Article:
Even with all the sports available at Uni, everyone still seems to want to play football. Unfortunately Intra-mural football doesn't always live up to expectation...


You get to University with the promise of sport for everyone. From the elite athlete, competing all over the world, to the social member who never quite makes it to training… or the games. These students are usually the first ones in the SU bar on a Wednesday evening though!

Freshers flock to sexy new sports like lacrosse, cheerleading and even quidditch. Drawn by the rumours of the crazy socials and the novelty element, as a wave of ‘YOLO-minded’ eighteen year olds signs up in mass numbers. However, after all this fresh enthusiasm, the majority end up playing the world’s favourite sport, football! For most, this usually means intra-mural. Why wouldn’t you? University doesn’t suddenly mean football isn’t the best sport. Whether it’s for your halls, your subject, your hobby or the CU, there are so many teams to join. So many socials to go on. So many dirty pints to drink. And so much fun to be had.

Unfortunately, in the midst of all this football fun, there is often a lack of one key ingredient - good-natured but competitive football. Personally, I only played intra-mural football at one university but I constantly hear students from Universities up and down the country moaning about similar problems. My last game of second year at Southampton Uni was a three-way round-robin plate final after a league/cup format that ran through the year. And yes, that inevitably meant that the final was decided on goal-difference as each team got one win each!

So where does it all go wrong?

Firstly, the people running it are often more than useless. It gets put to the back of the queue by the people in charge. The Athletics Union are more interested in organising the Swimming nationals or decided whether Quidditch should be considered a sport (it isn’t… just in case anyone was wondering). By November they have realised that no fixtures have been announced and then make an ill-educated decision to do a Champions League format with 27 teams in! Captains and teams everywhere hold their heads in their hands and just wonder why they didn’t just go for a simple league format instead.

All is forgotten though as the first game approaches and the excitement builds. You’ve managed to recruit a fresher that, despite his slightly chunky appearance now, used to be on the books of Crystal Palace and has met Wilfred Zaha! This could be your season - the kits are ready, the team’s organised and everyone is exclaiming how good it will be to play some ‘friendly football’ again. Unfortunately, there is no referee available for the game, so you have to ref it yourself. Five minutes in there is a heated debate over who's thrown-in it is, people are accusing others of cheating and the game descends into a hacking match! The kind of game that would be abandoned on Fifa after too many players receive red cards, but as it’s self-reffed anything goes. The game turns into nothing more than a brawl with a ball and two goals and this is to be a continuing trend throughout the season.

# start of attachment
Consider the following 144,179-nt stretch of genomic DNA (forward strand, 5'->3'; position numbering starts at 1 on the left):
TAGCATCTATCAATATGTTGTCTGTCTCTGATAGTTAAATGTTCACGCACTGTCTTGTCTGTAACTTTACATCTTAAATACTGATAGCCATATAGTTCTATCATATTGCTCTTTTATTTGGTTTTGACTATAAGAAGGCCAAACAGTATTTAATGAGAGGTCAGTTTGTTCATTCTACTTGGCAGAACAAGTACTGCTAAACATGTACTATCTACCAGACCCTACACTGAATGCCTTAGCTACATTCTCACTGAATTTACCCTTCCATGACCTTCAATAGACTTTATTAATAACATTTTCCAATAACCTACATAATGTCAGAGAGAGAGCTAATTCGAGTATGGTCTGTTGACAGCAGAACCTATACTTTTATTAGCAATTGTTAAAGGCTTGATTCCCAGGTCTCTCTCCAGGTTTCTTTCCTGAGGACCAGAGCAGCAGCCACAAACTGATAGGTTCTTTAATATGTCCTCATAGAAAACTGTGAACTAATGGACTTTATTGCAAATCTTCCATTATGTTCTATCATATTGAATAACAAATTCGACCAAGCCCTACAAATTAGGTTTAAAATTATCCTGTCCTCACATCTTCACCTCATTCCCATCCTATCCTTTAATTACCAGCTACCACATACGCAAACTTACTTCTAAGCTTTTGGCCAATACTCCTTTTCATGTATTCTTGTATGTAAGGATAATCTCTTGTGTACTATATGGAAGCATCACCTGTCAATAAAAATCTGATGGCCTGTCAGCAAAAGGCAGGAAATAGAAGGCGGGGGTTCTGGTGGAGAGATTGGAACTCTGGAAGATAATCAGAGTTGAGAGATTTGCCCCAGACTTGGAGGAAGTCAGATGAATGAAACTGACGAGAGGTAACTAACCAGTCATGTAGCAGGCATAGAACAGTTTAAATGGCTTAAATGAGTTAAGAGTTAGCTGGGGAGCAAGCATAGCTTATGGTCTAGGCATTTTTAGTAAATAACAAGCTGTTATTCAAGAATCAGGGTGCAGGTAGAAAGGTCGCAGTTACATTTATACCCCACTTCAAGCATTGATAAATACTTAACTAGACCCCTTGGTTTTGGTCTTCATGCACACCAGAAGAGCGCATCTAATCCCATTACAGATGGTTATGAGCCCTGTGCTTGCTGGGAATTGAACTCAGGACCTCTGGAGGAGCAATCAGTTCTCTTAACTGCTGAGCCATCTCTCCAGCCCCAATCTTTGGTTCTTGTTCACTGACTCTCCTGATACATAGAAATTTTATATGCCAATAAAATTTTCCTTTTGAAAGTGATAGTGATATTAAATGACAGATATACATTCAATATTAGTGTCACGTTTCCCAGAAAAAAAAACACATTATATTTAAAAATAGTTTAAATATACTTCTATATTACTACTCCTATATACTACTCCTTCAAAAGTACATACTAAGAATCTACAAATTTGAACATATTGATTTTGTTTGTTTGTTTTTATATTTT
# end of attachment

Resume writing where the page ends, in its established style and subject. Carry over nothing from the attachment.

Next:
Above: Standard intra-mural pitch

Despite this, some games manage to maintain a level of fairplay and gamesmanship that allows a good contest to happen. And after a few games, your team has started to gel and are putting a little run together. Unfortunately, something called December comes along and it starts raining and snowing and freezing. The Sunday morning email is sent out cancelling yet another week of football due to a waterlogged AND frozen pitch (which scientifically isn’t possible, but it is intramural football!). This waterlogged and frozen pitch phenomenon will continue until the end of January.

By this time you only have a two months until your football pitches are transformed into cricket or even rounders pitches. With 15 games left to play in 9 weeks, it isn’t only Mathsoc FC that realises that the season may not be completed. These time pressures turn some teams into obsessed autocrats who increase in seriousness! The warm ups get longer, the goal celebrations get more pumped and some teams even attempt training sessions. Unfortunately, at the other end of the spectrum teams, in the realisation they cannot complete their games and the 3rd years have dissertation deadlines, stop making the effort even to turn up. Yet more games get cancelled and students get very fed up.

Above: Taking it a little too seriously. What would have happened if it was a screamer?!

The end of March approaches and in a hurried panic to finish the season the AU make a judgment call on who should be in the latter stages of the cup or who has actually won the leagues. This usually is based on a ‘mathematical calculation’, not because all the games have been completed and the league/cup has come to a natural conclusion. There is a small presentation evening which only a handful of the winning team will attend. Often in bemusement at how they actually managed to win playing in only 8 games all season!

Before you know it, it’s Easter and despite all the times you’ve been hacked down and all the cancellations, you know you’re going to miss it. Not just miss the socials and your teammates but the actual football as well. It is something to talk about on a Monday morning and analyse in great depth after having a few drinks. Plus, it’s something better to put under hobbies on your CV other than drinking tequila and masturbating. Maybe intramural football is like a Vince Vaughn film in that it is so bad, it’s almost good.

So if you’re considering signing up to a football team, do it! Enjoy the socials and meet lots of great people. But don’t expect a huge amount from the football. And prepare yourself for lots of moaning, whining and arguing.


Top Student Offers and Freebies